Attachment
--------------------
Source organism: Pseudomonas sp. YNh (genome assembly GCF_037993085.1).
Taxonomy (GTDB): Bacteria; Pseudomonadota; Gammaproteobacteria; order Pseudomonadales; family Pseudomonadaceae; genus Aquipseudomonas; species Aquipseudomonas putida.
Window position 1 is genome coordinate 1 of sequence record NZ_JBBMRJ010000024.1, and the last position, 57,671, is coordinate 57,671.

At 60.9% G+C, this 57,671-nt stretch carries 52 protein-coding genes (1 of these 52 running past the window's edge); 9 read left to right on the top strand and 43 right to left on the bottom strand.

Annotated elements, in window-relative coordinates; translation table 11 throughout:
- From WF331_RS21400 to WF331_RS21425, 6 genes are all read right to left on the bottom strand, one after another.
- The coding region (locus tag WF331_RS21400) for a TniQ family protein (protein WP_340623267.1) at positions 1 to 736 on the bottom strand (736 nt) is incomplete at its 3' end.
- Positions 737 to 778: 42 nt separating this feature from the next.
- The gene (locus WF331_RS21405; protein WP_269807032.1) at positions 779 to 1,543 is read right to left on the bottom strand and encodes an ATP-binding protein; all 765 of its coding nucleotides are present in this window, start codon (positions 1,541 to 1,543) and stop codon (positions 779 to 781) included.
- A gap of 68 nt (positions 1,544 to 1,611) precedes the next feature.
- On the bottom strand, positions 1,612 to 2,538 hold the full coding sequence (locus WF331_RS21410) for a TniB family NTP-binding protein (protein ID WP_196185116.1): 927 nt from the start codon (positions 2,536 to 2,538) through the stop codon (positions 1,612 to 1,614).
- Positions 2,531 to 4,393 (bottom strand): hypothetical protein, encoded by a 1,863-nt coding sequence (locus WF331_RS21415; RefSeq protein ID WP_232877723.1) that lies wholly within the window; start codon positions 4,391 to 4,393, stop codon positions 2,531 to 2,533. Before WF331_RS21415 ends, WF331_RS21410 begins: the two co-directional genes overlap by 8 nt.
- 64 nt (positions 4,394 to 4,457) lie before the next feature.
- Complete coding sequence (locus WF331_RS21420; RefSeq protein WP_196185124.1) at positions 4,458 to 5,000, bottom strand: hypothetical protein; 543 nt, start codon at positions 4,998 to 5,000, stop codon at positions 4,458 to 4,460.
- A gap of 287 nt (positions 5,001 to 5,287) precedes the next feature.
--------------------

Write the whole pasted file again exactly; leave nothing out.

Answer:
Source organism: Pseudomonas sp. YNh (genome assembly GCF_037993085.1).
Taxonomy (GTDB): Bacteria; Pseudomonadota; Gammaproteobacteria; order Pseudomonadales; family Pseudomonadaceae; genus Aquipseudomonas; species Aquipseudomonas putida.
Window position 1 is genome coordinate 1 of sequence record NZ_JBBMRJ010000024.1, and the last position, 57,671, is coordinate 57,671.

At 60.9% G+C, this 57,671-nt stretch carries 52 protein-coding genes (1 of these 52 running past the window's edge); 9 read left to right on the top strand and 43 right to left on the bottom strand.

Annotated elements, in window-relative coordinates; translation table 11 throughout:
- From WF331_RS21400 to WF331_RS21425, 6 genes are all read right to left on the bottom strand, one after another.
- The coding region (locus tag WF331_RS21400) for a TniQ family protein (protein WP_340623267.1) at positions 1 to 736 on the bottom strand (736 nt) is incomplete at its 3' end.
- Positions 737 to 778: 42 nt separating this feature from the next.
- The gene (locus WF331_RS21405; protein WP_269807032.1) at positions 779 to 1,543 is read right to left on the bottom strand and encodes an ATP-binding protein; all 765 of its coding nucleotides are present in this window, start codon (positions 1,541 to 1,543) and stop codon (positions 779 to 781) included.
- A gap of 68 nt (positions 1,544 to 1,611) precedes the next feature.
- On the bottom strand, positions 1,612 to 2,538 hold the full coding sequence (locus WF331_RS21410) for a TniB family NTP-binding protein (protein ID WP_196185116.1): 927 nt from the start codon (positions 2,536 to 2,538) through the stop codon (positions 1,612 to 1,614).
- Positions 2,531 to 4,393 (bottom strand): hypothetical protein, encoded by a 1,863-nt coding sequence (locus WF331_RS21415; RefSeq protein ID WP_232877723.1) that lies wholly within the window; start codon positions 4,391 to 4,393, stop codon positions 2,531 to 2,533. Before WF331_RS21415 ends, WF331_RS21410 begins: the two co-directional genes overlap by 8 nt.
- 64 nt (positions 4,394 to 4,457) lie before the next feature.
- Complete coding sequence (locus WF331_RS21420; RefSeq protein WP_196185124.1) at positions 4,458 to 5,000, bottom strand: hypothetical protein; 543 nt, start codon at positions 4,998 to 5,000, stop codon at positions 4,458 to 4,460.
- A gap of 287 nt (positions 5,001 to 5,287) precedes the next feature.